Parks and trails across the state, including the Twin Cities, will remain open for people to find a source of tranquillity, even as organized activities have been canceled and facilities closed to hamper the spread of the pandemic.
Late Monday afternoon, the Department of Natural Resources canceled some public meetings and regular naturalist programs, and changed its operations for its state parks and recreation areas across Minnesota.
However, state parks, campgrounds and other natural places will remain open, DNR spokesman Chris Niskanen said in a news release. Still, expect some changes upon visiting because of safety measures related to the coronavirus.
The DNR’s action followed similar changes at regional and city parks. Three Rivers Park District canceled its outdoor programs Monday through March 31. St. Paul Parks and Recreation closed all recreation and community centers, athletic facilities, Great River Water Park, and Como Park Zoo and Conservatory through March 27.
The Minneapolis Park and Recreation Board on Sunday also announced it was closing its 47 recreation centers and suspending all programming starting Tuesday through April 5. Ice arenas, the Carl W. Kroening Interpretive Center and the Eloise Butler Wildflower Garden visitor shelter would also be closed.
Student field trips, after-school activities, programming for seniors and upcoming Easter egg hunts were all canceled as parks leadership determines what other precautions it may need to take over the coming weeks, spokeswoman Dawn Sommers said. Any fees that were already paid by park users would be refunded or held in account balances.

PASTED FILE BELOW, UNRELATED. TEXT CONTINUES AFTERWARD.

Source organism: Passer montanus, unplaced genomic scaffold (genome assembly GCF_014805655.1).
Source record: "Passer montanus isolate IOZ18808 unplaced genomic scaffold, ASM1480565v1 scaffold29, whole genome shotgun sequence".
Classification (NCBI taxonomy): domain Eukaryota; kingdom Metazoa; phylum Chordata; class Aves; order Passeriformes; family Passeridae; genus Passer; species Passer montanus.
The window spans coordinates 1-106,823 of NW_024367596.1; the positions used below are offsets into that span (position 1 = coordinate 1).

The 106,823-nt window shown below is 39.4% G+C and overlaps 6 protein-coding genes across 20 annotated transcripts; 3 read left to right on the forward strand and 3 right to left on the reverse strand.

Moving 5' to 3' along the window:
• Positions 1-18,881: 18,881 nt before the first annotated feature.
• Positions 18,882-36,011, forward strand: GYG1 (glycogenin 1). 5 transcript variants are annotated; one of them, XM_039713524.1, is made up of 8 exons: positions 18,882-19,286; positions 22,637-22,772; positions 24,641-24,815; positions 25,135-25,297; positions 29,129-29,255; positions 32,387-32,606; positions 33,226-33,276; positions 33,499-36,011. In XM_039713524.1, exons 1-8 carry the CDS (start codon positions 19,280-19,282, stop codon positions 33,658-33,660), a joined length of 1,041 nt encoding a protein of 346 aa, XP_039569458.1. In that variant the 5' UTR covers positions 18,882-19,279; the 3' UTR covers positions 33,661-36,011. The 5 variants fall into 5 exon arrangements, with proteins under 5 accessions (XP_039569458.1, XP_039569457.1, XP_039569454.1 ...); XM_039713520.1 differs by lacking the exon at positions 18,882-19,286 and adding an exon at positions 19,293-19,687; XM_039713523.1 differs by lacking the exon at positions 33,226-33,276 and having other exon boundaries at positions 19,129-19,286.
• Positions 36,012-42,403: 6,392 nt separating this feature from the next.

Parks and trails, however, will stay open. Park Board Superintendent Al Bangoura encouraged people to go out while maintaining distance between each other, something he said is already common outdoors.
“These are open spaces in the heart of our city,” Bangoura said. “For people to get out there in these spaces and experience that peace, being out in nature, resetting, de-stressing, is important.”
He took part in it himself over the weekend, walking from the Wirth Home along the Lyndale Farmstead and to Lake Harriet.
“I saw people everywhere, walking around, smiling, saying hello,” he said. “There is a natural distancing that happens when you’re out there anyway.”
There is no indication that parks and trails would be closed in the near future as a result of coronavirus precautions, he said. “That would be another level,” he said.
While access remains to state parks and recreation areas, their entry points will be closed, owing to health guidelines on safe social distancing. Park visitors should use self-pay and informational kiosks. The DNR also said visitors can continue to buy daily and annual park passes through the agency’s online portal.
Three Rivers Park District’s parks, reserves and trails cover more than 27,000 acres in the metro, and remain open, too, even while organized programs go dark. The district said it will close all buildings, from nature centers to program centers, beginning Wednesday through April 5.
A district statement Monday afternoon said the move aligns with the Minnesota Department of Health’s emphasis on social distancing to help slow the spread of the coronavirus.
“Our parks are still open,” the district said in its news release. “We encourage people to come out and enjoy nature; going for a hike or a bike ride are great ways to get fresh air while also practicing social distancing.”